So you want to write a story? Let me tell you, Fiction is fickle. Many ideas can buzz around in your head like bugs around a light on a summer evening. But most of those bugs will fly away. Ah, but what about those that stay—the story that must be reconciled—the story that must be told.
Many of us want to sit down and start hammering out The Great American Novel, but it begins long before that. It takes a little more than filling up white-space with words. What does it take?
FIRST, you must define it precisely. My editor, Bob Middlemiss, was a stickler about this. ESSENCE!
"If you do this one thing, it will save countless hours tilting windmills. You must tell me the essence of the story in twenty-five words, otherwise, leave it alone. So what's your story, Zack?"
"Bob, it's about an old woman. She was sick. She wanted to visit some places in Chattanooga where she lived where she had special memories before she went to uh, say … Hospice. There were also some family secrets. They weighed heavily on her mind. She didn't want to—"
"If you can't tell me in twenty-five words I don't want to pursue it. And why do you want to set it in Chattanooga? Nothing happens in Chattanooga."
"So, where do you think I should set it?""
"New York City, of course. It's the most exciting city in the world. But before place you first must get the essence."
"But I have only been to New York three times. I don't know enough about that city to write anything believable."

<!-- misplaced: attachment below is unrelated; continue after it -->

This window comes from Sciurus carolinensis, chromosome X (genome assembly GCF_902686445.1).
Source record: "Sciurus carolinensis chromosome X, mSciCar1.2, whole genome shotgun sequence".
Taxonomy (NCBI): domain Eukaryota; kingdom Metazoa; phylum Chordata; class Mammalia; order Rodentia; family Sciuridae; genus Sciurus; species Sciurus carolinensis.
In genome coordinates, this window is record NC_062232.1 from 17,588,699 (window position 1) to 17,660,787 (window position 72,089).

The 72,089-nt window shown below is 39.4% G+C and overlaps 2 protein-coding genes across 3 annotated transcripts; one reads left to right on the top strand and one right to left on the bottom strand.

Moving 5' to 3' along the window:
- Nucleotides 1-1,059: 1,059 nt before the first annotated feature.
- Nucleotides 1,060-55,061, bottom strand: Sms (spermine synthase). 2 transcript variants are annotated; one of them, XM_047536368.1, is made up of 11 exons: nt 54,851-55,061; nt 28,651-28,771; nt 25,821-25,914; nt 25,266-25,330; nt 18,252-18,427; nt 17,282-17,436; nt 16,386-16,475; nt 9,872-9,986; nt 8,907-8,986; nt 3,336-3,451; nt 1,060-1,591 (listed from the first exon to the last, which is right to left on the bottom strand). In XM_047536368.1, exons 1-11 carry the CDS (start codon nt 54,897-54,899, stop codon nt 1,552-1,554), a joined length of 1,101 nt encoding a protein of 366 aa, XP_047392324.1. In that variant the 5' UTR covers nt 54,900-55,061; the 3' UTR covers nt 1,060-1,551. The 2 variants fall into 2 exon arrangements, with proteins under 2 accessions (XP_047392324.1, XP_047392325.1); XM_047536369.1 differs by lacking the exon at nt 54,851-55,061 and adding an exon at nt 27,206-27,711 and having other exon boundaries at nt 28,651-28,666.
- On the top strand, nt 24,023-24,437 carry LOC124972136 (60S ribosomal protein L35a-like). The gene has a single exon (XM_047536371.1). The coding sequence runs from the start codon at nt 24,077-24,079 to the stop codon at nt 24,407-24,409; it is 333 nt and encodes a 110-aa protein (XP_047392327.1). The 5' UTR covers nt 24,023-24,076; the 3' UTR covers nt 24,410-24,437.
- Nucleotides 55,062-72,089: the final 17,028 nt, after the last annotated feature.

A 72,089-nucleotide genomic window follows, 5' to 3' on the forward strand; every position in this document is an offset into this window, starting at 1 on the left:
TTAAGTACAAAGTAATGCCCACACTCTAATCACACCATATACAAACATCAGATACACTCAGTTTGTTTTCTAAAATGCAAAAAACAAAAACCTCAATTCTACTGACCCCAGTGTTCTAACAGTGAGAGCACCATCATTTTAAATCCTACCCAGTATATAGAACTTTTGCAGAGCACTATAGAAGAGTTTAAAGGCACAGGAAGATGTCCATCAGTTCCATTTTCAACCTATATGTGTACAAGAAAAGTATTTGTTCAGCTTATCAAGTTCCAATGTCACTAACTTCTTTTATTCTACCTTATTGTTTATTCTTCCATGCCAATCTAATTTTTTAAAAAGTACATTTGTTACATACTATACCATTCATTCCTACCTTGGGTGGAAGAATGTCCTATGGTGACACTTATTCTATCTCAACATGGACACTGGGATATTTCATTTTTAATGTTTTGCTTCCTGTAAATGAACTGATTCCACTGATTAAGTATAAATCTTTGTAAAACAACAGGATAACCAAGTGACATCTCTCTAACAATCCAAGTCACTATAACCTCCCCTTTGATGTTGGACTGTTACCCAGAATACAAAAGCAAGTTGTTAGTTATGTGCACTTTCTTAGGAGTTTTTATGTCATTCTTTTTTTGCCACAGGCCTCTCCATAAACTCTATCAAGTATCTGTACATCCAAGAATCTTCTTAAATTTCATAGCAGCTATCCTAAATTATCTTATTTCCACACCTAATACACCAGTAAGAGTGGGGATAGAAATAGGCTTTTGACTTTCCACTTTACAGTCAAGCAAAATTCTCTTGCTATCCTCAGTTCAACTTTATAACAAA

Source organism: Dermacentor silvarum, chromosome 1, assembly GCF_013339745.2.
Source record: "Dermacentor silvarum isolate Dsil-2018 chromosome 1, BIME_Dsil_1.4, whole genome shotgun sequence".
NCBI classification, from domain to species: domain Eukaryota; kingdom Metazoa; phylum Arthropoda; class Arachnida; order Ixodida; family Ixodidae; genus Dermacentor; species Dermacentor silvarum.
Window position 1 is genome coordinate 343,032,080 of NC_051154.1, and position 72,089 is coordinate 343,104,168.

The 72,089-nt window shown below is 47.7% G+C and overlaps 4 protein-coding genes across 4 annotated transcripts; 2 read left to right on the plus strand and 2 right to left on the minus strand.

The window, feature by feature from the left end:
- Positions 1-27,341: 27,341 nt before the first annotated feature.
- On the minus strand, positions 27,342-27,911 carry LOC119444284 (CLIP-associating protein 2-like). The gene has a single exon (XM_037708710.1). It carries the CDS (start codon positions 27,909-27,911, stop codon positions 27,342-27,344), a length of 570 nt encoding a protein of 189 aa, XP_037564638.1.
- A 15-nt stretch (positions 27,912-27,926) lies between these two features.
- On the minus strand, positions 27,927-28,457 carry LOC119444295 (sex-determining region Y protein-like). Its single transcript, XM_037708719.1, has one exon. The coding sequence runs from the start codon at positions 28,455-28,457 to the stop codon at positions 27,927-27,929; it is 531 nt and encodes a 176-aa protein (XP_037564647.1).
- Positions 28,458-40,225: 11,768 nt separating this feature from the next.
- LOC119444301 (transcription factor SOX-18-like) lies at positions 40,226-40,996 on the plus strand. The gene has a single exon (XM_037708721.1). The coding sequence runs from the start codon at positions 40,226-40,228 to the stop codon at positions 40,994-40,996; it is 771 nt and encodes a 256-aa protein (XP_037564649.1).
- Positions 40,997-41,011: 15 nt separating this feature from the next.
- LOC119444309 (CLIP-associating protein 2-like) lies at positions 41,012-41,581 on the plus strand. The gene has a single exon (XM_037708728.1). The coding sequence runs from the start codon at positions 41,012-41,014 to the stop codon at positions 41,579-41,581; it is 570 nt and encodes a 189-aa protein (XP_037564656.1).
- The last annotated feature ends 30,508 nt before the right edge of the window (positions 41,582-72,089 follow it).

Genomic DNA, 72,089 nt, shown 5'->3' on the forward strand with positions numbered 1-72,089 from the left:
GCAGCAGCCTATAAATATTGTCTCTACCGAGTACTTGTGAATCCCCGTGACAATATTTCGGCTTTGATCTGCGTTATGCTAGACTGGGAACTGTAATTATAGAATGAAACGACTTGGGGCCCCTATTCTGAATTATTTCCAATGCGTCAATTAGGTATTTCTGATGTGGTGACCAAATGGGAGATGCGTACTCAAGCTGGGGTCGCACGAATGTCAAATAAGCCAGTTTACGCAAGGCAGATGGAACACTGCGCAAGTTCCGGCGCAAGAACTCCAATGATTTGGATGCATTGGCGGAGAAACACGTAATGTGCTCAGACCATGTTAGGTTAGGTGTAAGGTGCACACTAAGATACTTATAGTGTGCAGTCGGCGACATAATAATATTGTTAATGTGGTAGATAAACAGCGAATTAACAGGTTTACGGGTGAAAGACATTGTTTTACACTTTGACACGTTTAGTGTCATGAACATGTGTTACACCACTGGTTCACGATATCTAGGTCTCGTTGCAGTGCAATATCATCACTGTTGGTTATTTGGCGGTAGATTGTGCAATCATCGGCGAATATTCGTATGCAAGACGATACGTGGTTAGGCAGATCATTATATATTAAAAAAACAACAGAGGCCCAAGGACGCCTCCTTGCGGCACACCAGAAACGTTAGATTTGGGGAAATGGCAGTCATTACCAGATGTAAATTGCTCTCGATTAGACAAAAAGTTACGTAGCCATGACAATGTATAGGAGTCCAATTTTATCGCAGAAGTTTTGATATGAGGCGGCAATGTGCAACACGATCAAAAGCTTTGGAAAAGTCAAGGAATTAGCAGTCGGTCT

"I'll show you how to research. Don't write what you know. Write what you can research. But don't let it come over as hard edge."
"You mean it's like art … if you see technique then it's wrong?"
"I'll work on the twenty-five words."
"Did I tell you that I did a novel set in the Czech Republic. I had never been there. I researched it. The Times said, 'Middlemiss sure knows his geography.'"
"Work on the essence of that story. It could be universal. It could be good. Remember, twenty-five words. The essence."
I pondered what he had said. Finally, I decided upon:
A dowager from the Upper East Side hires a cabbie to take her to hospice. Can I tell you they had confrontations—became friends?
Seasoned editor, Bob Middlemas, set out to teach me the art of writing by guiding the process from square one. I will be sharing in a series of articles some of the main pointers he gave me along the way. the fruit of that labor is my forthcoming book A Memorable Thing. Subscribe for more of Bob's advice and to be notified when "A Memorable Thing" hits stores in early December.